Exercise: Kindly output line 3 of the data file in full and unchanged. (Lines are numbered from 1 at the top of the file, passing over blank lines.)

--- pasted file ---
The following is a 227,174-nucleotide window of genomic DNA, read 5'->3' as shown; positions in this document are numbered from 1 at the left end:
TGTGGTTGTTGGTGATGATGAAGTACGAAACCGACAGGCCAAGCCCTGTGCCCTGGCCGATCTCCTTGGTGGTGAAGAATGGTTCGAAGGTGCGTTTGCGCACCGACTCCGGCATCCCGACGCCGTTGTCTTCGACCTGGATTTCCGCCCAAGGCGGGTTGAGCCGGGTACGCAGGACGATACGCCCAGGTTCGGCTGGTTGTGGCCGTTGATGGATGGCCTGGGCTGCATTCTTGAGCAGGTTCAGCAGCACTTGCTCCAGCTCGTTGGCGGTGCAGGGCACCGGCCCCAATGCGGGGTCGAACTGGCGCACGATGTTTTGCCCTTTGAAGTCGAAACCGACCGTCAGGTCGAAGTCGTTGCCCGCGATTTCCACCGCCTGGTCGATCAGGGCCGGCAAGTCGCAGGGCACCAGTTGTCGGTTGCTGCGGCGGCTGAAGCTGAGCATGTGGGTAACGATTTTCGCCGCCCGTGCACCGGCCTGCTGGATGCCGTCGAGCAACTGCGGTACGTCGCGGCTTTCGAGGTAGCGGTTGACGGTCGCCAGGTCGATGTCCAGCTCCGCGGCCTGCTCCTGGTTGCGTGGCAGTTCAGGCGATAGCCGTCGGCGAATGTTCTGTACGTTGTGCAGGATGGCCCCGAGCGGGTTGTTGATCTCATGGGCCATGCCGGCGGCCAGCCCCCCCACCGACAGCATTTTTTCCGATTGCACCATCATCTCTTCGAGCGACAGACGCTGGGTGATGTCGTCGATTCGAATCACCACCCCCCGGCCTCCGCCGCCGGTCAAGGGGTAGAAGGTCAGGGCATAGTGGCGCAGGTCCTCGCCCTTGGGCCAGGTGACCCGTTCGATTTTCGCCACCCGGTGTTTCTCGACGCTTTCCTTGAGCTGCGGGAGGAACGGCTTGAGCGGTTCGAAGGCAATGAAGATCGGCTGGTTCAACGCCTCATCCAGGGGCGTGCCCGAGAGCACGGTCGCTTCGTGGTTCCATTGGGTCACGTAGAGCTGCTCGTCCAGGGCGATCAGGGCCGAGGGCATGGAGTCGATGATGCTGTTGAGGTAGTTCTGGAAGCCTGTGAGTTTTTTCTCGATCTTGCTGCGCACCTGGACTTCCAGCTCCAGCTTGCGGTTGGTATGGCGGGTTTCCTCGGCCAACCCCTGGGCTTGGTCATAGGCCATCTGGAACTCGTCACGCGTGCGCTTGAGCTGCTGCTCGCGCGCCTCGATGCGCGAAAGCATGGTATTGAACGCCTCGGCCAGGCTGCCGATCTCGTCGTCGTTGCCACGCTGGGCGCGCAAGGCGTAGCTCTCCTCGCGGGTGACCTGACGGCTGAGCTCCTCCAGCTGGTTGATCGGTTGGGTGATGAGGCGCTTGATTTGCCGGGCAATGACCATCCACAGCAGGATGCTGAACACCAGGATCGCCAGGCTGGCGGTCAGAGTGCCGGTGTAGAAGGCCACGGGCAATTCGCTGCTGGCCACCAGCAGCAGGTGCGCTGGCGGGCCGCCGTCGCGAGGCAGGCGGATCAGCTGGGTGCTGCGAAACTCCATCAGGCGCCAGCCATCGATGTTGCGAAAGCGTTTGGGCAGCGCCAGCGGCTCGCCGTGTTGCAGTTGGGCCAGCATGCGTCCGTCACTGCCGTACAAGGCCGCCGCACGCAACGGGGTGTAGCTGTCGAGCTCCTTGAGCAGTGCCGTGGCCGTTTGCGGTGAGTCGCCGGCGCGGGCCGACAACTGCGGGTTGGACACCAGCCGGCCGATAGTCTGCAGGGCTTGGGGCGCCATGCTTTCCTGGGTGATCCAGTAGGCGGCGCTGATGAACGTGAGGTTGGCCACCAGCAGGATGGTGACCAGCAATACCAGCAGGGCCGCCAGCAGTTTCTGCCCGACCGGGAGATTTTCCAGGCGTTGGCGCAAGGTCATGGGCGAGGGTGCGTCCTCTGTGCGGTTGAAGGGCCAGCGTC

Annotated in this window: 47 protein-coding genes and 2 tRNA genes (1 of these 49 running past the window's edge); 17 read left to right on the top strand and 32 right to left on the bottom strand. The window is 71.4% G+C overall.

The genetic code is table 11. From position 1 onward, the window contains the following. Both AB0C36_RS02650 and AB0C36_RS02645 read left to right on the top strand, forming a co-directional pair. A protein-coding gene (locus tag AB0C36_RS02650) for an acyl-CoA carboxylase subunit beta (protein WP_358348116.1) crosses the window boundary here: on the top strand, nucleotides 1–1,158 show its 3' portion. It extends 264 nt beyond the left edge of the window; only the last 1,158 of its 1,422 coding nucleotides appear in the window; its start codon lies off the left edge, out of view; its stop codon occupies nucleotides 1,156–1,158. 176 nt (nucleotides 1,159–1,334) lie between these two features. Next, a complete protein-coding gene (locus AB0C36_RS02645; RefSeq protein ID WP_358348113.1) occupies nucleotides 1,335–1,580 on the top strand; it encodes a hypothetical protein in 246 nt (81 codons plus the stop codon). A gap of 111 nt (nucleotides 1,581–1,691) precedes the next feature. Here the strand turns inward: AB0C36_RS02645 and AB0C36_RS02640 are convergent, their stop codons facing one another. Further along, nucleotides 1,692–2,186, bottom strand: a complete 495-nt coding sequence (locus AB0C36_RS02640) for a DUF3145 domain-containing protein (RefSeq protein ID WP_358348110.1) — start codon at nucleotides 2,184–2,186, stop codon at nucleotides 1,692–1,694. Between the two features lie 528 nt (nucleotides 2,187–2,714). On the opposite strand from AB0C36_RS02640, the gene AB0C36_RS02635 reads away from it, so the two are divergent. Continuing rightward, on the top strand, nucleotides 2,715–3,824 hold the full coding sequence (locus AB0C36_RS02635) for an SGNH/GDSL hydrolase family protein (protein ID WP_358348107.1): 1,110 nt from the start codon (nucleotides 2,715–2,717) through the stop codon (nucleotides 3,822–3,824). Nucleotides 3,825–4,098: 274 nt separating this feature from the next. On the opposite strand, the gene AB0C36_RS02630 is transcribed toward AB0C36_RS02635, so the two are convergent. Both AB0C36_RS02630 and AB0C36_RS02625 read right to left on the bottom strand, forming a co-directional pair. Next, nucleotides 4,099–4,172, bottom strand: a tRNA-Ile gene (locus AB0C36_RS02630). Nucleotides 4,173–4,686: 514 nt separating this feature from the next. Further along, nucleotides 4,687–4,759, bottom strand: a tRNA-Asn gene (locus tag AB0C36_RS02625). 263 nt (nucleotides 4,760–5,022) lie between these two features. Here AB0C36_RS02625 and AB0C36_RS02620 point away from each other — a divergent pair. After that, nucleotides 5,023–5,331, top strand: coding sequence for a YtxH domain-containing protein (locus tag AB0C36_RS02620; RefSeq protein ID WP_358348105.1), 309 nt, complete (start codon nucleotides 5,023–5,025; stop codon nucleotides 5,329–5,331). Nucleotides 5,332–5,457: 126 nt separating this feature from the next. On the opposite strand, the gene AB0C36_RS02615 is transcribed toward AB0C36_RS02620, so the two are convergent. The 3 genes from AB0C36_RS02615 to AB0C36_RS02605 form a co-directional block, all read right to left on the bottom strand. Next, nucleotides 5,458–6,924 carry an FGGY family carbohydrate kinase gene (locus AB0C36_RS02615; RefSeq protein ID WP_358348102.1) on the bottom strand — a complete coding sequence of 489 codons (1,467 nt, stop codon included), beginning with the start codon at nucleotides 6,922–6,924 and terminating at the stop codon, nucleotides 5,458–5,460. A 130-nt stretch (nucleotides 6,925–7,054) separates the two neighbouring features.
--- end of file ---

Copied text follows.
Annotated in this window: 47 protein-coding genes and 2 tRNA genes (1 of these 49 running past the window's edge); 17 read left to right on the top strand and 32 right to left on the bottom strand. The window is 71.4% G+C overall.